Cambodia’s Credit Growth Slows In Last Quarter Of 2016

According to the total number of new private finance, mortgage and credit card accounts opened last year in Cambodia, there was a 29 percent increase in number and a 32 percent increase in value compared with 2015.

The country’s credit growth slowed slightly in the fourth quarter of 2016, compared with previous quarters in the year, due to low commodity prices as well as a decline in mortgage loans, according to a Credit Bureau of Cambodia (CBC) report released yesterday.

According to the CBC’s Consumer Credit Performance Report, in the fourth quarter of last year consumer loans only grew by 1.8 percent compared with the third quarter. The report measures credit growth in respective quarters of the year.

The first quarter of 2016 saw the fastest credit growth of 11.4 percent, compared with the fourth quarter of 2015.

Oeur Sothearoath, interim CEO of CBC, told the Khmer Times yesterday that because the report analyses credit activity quarter-over-quarter, slight growth was to be expected in the fourth quarter of 2016.

“In general, that’s the period where there is a general slowdown in industries and less market activities. However, if we look at yearly trends based on the total number of new accounts in all three categories – private finance, mortgage and credit cards – there was a 29 percent increase in number and a 32 percent increase in value compared with 2015,” said Sothearoath.

He pointed out that the consumer credit index, included in the CBC report, only focused on consumer loans.

“Other loans, including commercial loans for agriculture, asset financing, working capital, etc. are excluded from this analysis, and from CBC’s services for the moment.”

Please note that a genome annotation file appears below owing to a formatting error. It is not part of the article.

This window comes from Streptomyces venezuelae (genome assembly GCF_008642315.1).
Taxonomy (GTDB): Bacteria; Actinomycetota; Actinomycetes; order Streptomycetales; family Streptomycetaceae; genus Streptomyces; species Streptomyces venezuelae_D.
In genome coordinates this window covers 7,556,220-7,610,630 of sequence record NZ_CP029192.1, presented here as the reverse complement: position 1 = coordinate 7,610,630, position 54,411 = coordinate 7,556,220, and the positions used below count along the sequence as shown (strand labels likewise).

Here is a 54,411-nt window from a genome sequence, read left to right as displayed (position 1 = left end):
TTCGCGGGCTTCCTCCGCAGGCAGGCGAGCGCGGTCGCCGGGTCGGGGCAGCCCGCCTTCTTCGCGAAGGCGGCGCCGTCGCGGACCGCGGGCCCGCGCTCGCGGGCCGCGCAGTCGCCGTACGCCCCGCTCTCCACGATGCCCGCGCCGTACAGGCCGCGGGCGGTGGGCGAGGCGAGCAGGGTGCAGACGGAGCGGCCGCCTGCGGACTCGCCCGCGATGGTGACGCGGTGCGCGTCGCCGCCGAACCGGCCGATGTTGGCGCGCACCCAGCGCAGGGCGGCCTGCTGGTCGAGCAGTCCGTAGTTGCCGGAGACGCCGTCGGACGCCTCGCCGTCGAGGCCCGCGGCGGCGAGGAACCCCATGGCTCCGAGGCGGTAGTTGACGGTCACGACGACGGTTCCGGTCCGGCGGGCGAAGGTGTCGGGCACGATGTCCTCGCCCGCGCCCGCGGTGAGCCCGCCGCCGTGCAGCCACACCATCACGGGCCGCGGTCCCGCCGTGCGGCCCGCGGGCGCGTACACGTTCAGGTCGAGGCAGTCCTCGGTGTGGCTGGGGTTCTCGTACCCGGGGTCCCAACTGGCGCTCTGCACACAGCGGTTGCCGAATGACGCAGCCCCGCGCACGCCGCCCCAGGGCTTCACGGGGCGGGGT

Sothearoath said that among consumer loans, personal credit accounted for almost 85 percent of the total number of accounts in the fourth quarter of 2016.

“In our database, this includes all loans for personal purposes such as mobile phone loan, car loan, home improvement loan, education loan, and so on.”

In Channy, president and group CEO of Acleda Bank, said the slower credit growth for 2016’s fourth quarter was due mainly to a drop in new accounts from the agriculture sector, especially from farmers.

“We noted a significant fall in the last quarter due to low agricultural commodity prices, especially in the rice sector. There was a slowdown in agricultural activity,” he said.

Analyzing the CBC report, Mr. Channy said there was also a decline in mortgage loans from the construction sector in the fourth quarter.
“It seems there was also a slowdown, too, in the construction sector.”

In November, the International Monetary Fund (IMF) warned that the country’s rapid credit growth could lead to a “financial system-wide shock.”

The IMF said that the rapid expansion in credit concentrated especially in the real estate sector, posed a risk to the financial and macroeconomic stability of the country.

For the moment, however, those fears have yet to eventuate.

“The percentage of non-performing loans did increase a bit by 1.52 percent in the fourth quarter of 2016, but it is still at a manageable level,” said Sothearoath.

“In comparison to other developing countries, where the non-performing loan rates are more than two or three percent of amount borrowed on credit, there is nothing alarming for the moment.”

This article was originally published in the Khmer Times. 


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